Search This Blog

Thursday, March 12, 2009

Sunset and sunrise for Victorian FOI regulation.

That report in The Age earlier in the week about community health centres to be excluded from the Victorian Freedom of Information Act was based on the proposed rewrite of the Freedom of Information Regulation 1998 which sunsets in April 2009. (Thanks to a Queensland reader for the lead!!!)

The draft regulation lists organisations prescribed as agencies for the purposes of the Act and office holders excluded from the operation of the Act.The proposed new regulation and an accompanying 71 page Regulatory Impact Statement setting out the reasoning, costs and benefits of what is proposed is
here. For comparative purposes the current regulation is here. If you are concerned about any of this you need to get moving-submissions close 18 March.

The Age report about community health centers was correct - the reason given on page 16 of the RIS is:
"They will instead be subject to a new framework comprising a voluntary registration
scheme and performance standards. Centres which register will be required to be companies limited by guarantee. These changes are the result of the Health Services Amendment Act 2008, which was passed by the Victorian Parliament on 4 December 2008."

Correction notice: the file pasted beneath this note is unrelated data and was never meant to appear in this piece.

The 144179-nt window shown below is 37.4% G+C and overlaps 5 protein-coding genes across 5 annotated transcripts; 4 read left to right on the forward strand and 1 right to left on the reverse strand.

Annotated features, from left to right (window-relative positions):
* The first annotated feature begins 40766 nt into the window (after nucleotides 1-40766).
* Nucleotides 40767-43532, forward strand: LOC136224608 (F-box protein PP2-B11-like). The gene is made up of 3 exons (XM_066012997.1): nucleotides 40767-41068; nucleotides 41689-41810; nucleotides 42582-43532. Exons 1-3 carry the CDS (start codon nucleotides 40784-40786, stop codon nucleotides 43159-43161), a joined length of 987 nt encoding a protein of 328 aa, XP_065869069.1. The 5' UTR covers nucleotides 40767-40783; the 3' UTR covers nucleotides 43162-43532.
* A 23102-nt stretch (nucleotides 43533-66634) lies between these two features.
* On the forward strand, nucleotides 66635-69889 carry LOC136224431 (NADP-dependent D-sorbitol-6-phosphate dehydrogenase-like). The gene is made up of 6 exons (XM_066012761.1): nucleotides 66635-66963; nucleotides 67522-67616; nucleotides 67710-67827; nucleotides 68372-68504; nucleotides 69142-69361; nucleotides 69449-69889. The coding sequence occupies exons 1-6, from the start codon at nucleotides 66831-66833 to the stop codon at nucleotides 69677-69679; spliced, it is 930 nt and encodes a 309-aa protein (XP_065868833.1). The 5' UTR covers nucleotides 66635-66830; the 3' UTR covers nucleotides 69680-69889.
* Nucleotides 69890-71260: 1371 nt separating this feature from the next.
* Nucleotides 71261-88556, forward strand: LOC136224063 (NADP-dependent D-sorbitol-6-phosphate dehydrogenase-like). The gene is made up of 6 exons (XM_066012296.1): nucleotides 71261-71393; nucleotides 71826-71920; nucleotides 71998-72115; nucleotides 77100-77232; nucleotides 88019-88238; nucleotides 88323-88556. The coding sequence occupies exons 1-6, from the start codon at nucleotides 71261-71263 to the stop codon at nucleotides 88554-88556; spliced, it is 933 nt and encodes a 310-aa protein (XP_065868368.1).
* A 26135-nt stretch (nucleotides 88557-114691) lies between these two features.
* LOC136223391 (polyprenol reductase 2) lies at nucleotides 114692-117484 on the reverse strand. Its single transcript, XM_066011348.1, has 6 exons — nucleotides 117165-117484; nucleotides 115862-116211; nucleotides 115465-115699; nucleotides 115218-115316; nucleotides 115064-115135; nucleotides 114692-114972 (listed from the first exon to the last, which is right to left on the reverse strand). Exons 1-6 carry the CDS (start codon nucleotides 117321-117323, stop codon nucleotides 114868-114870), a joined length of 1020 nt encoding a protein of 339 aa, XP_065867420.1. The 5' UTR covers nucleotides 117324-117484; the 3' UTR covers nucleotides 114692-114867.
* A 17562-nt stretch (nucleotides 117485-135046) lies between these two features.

I can't see anything to support The Age claim that other organisations that rely on government funding are also to be relieved of FOI obligations.

All our Freedom of Information acts include a power to declare certain bodies as agencies for the purposes of the act, but the detail and specificity in the Victorian regulation leaves most other jurisdictions record looking pretty thin. According to a comparative table (Attachment 2 to the RIS) Queensland, South Australia, Western Australia, Tasmania and the Northern Territory have never used the power to prescribe any bodies.

There are some interesting gems buried away in the RIS, including Table 5- the criteria used to analyse the costs and benefits of prescribing a body as an agency; and some worked examples on the average cost of handling FOI applications in Victoria ( pages19-23): $544 for a straightforward request involving few documents and $5341 for a complex one. And if a matter ends up in the Victorian Civil and Administrative Tribunal add $15000-$60000 to the cost to the taxpayer.

In my view, makes the case for the savings to be had from more pro-active disclosure, for better use of technology in processing applications and shifting from documents to digital information, and for good judgment that ensures agencies only end up and hang in to the end in the Tribunal where essential public interests are at stake.

No comments:

Post a Comment